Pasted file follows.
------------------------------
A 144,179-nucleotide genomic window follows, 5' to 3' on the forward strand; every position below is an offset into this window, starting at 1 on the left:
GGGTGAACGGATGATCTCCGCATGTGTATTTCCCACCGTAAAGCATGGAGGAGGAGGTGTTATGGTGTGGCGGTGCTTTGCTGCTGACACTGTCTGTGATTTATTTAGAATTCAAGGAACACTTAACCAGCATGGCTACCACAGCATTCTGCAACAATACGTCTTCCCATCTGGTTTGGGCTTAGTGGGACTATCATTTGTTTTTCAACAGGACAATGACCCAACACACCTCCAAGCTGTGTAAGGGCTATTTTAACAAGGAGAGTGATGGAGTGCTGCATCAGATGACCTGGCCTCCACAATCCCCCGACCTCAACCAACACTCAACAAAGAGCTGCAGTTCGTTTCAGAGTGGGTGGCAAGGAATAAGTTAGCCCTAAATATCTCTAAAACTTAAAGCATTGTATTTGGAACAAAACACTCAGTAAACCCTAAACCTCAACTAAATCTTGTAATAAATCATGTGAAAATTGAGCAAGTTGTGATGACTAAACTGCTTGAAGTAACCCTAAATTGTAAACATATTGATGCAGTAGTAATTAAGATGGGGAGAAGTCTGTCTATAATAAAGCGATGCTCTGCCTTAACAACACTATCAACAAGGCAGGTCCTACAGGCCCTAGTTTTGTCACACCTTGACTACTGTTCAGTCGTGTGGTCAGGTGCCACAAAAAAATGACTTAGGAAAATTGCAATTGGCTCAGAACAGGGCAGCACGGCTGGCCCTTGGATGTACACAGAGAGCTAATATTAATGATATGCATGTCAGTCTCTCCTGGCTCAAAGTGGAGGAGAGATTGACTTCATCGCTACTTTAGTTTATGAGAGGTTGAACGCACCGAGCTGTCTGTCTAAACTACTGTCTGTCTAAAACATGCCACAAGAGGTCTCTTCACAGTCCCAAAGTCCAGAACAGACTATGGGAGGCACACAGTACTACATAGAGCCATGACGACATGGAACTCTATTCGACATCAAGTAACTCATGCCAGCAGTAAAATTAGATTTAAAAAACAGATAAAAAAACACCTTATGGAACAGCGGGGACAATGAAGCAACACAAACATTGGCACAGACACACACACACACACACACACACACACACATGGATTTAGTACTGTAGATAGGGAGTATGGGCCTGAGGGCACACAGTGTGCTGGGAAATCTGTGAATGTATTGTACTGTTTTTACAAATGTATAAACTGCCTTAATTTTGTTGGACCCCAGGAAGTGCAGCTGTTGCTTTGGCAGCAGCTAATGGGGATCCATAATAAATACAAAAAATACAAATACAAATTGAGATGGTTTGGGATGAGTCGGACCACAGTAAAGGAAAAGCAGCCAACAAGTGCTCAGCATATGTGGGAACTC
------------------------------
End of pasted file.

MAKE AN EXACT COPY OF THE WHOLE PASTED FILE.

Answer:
A 144,179-nucleotide genomic window follows, 5' to 3' on the forward strand; every position below is an offset into this window, starting at 1 on the left:
GGGTGAACGGATGATCTCCGCATGTGTATTTCCCACCGTAAAGCATGGAGGAGGAGGTGTTATGGTGTGGCGGTGCTTTGCTGCTGACACTGTCTGTGATTTATTTAGAATTCAAGGAACACTTAACCAGCATGGCTACCACAGCATTCTGCAACAATACGTCTTCCCATCTGGTTTGGGCTTAGTGGGACTATCATTTGTTTTTCAACAGGACAATGACCCAACACACCTCCAAGCTGTGTAAGGGCTATTTTAACAAGGAGAGTGATGGAGTGCTGCATCAGATGACCTGGCCTCCACAATCCCCCGACCTCAACCAACACTCAACAAAGAGCTGCAGTTCGTTTCAGAGTGGGTGGCAAGGAATAAGTTAGCCCTAAATATCTCTAAAACTTAAAGCATTGTATTTGGAACAAAACACTCAGTAAACCCTAAACCTCAACTAAATCTTGTAATAAATCATGTGAAAATTGAGCAAGTTGTGATGACTAAACTGCTTGAAGTAACCCTAAATTGTAAACATATTGATGCAGTAGTAATTAAGATGGGGAGAAGTCTGTCTATAATAAAGCGATGCTCTGCCTTAACAACACTATCAACAAGGCAGGTCCTACAGGCCCTAGTTTTGTCACACCTTGACTACTGTTCAGTCGTGTGGTCAGGTGCCACAAAAAAATGACTTAGGAAAATTGCAATTGGCTCAGAACAGGGCAGCACGGCTGGCCCTTGGATGTACACAGAGAGCTAATATTAATGATATGCATGTCAGTCTCTCCTGGCTCAAAGTGGAGGAGAGATTGACTTCATCGCTACTTTAGTTTATGAGAGGTTGAACGCACCGAGCTGTCTGTCTAAACTACTGTCTGTCTAAAACATGCCACAAGAGGTCTCTTCACAGTCCCAAAGTCCAGAACAGACTATGGGAGGCACACAGTACTACATAGAGCCATGACGACATGGAACTCTATTCGACATCAAGTAACTCATGCCAGCAGTAAAATTAGATTTAAAAAACAGATAAAAAAACACCTTATGGAACAGCGGGGACAATGAAGCAACACAAACATTGGCACAGACACACACACACACACACACACACACACACATGGATTTAGTACTGTAGATAGGGAGTATGGGCCTGAGGGCACACAGTGTGCTGGGAAATCTGTGAATGTATTGTACTGTTTTTACAAATGTATAAACTGCCTTAATTTTGTTGGACCCCAGGAAGTGCAGCTGTTGCTTTGGCAGCAGCTAATGGGGATCCATAATAAATACAAAAAATACAAATACAAATTGAGATGGTTTGGGATGAGTCGGACCACAGTAAAGGAAAAGCAGCCAACAAGTGCTCAGCATATGTGGGAACTC